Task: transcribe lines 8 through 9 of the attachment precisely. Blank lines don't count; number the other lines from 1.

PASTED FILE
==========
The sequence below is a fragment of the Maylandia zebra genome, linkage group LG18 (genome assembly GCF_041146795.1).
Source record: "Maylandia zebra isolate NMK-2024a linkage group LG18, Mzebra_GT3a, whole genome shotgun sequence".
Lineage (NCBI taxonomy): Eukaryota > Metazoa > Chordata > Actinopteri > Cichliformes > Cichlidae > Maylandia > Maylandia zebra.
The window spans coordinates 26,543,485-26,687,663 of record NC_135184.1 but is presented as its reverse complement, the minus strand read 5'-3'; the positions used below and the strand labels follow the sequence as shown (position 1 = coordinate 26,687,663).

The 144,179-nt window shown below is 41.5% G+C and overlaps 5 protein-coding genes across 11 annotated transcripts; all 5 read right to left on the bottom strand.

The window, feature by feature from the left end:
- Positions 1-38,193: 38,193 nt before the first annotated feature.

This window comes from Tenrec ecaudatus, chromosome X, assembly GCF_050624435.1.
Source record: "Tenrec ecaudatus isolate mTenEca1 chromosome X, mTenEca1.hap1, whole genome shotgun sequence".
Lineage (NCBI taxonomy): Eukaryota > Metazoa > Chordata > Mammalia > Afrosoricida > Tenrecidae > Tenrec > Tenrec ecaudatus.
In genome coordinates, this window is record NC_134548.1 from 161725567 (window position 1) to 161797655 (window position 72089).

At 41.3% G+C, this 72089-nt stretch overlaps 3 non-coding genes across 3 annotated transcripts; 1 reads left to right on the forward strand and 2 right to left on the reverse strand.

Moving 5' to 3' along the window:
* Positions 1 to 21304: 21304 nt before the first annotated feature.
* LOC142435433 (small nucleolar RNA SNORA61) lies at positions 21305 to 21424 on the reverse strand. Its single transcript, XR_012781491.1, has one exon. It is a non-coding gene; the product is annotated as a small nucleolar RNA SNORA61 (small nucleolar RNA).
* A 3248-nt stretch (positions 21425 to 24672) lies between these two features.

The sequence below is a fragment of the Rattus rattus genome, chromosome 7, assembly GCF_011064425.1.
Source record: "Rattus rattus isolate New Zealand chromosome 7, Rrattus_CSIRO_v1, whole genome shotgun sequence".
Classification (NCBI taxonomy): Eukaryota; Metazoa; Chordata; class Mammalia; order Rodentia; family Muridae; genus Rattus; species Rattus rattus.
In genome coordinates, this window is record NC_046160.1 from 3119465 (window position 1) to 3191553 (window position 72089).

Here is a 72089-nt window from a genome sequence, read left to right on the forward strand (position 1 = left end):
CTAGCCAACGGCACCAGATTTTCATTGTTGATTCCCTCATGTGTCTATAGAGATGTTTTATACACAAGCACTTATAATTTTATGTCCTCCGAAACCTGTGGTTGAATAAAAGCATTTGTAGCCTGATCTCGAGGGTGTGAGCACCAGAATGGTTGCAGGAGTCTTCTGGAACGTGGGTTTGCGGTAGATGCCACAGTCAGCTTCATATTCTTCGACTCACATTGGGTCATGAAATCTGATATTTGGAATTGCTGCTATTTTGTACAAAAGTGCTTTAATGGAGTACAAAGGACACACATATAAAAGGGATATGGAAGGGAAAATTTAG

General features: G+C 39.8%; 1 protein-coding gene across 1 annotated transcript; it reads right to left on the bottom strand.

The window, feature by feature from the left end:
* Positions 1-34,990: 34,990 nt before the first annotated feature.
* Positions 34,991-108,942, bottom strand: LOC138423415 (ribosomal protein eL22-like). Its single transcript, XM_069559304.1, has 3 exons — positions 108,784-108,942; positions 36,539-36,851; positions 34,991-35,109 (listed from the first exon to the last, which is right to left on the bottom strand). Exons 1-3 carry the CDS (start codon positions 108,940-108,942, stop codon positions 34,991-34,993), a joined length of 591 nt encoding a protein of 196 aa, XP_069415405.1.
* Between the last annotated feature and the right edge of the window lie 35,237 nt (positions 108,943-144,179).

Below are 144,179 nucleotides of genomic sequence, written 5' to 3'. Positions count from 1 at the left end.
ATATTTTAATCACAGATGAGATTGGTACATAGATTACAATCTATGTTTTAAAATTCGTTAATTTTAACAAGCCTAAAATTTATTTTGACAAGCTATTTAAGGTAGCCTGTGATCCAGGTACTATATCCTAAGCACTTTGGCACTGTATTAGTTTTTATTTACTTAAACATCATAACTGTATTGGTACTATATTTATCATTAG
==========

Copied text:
This window comes from Tenrec ecaudatus, chromosome X, assembly GCF_050624435.1.
Source record: "Tenrec ecaudatus isolate mTenEca1 chromosome X, mTenEca1.hap1, whole genome shotgun sequence".